Atlanta-based correspondent Brenda Goodman, previously known for ignoring Rep. Cynthia McKinney's nutty conspiracy theories, puts some left-wing spin onto Atlanta's marking of Martin Luther King Day in Tuesday's "King Day in Atlanta, 'the One Without Mrs. King.'"
"Against the backdrop of an escalating war in Iraq and increasing economic disparity in the United States, many who spoke during the ceremony used Dr. King's pulpit to call for a return to the principles of social justice and nonviolence that defined the civil rights leader's life."
In other words, many used the King anniversary to push standard left-wing policies.
Goodman hands over the remainder of the brief story to the liberal speakers and their supporters.
"'Millions can't find jobs, have no health insurance and struggle to make ends meet, working minimum-wage jobs,' said Mayor Shirley Franklin of Atlanta. 'What's going on?' she asked, invoking the title of the Marvin Gaye song.
"The Rev. T. DeWitt Smith, president of the Progressive National Baptist Convention, said, 'When we fight a war for oil and not for democracy, we are in trouble,' adding, 'There is no excuse for war.'
"Outside the church, Robert Snead, 6, stood on Auburn Avenue with his brother, Tyriq, 2, and waved a white and blue sign with a dove that read 'Troops Come Home.'
"The boys' mother, Felecia Snead, of Atlanta, said she brought them to the King Day celebration this year because her brother, an officer in the Navy, was about to be sent to Iraq for a second tour of duty.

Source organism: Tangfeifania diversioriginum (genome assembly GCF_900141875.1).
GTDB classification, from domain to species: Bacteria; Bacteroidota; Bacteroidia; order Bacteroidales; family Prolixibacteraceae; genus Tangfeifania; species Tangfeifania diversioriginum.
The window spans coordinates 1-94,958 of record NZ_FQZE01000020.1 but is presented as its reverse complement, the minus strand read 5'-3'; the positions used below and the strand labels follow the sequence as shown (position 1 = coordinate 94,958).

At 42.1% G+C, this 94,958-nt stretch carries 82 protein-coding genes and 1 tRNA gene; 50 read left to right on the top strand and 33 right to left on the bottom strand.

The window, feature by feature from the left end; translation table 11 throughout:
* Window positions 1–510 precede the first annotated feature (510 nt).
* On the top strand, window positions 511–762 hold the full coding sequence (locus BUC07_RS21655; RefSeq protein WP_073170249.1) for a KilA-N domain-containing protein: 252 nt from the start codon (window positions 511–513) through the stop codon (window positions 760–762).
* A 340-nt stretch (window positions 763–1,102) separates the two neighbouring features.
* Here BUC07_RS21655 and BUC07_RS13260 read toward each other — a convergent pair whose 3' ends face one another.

"'I wanted them to know about nonviolence,' Mrs. Snead said. 'I wanted them to know there's an alternative.'"
Yet Goodman's article is milder than another Martin Luther King Day story from Atlanta in 2004 by Jeffrey Gettleman and Ariel Hart, when George W. Bush had the bad taste to actually show up in Atlanta for the commemoration.
What Gettleman and Hart wrote: "Civil rights leaders said the hastily planned presidential visit, to be followed by a $2,000-a-person fund-raiser in Atlanta, is interfering with birthday plans. They also said coupling a visit to honor Dr. King with a political fund-raiser was in poor taste. 'It's the epitome of insult,' said the Rev. Timothy McDonald, an organizer of the birthday celebrations. 'He's really coming here for the fund-raiser. The King wreath was an afterthought.'"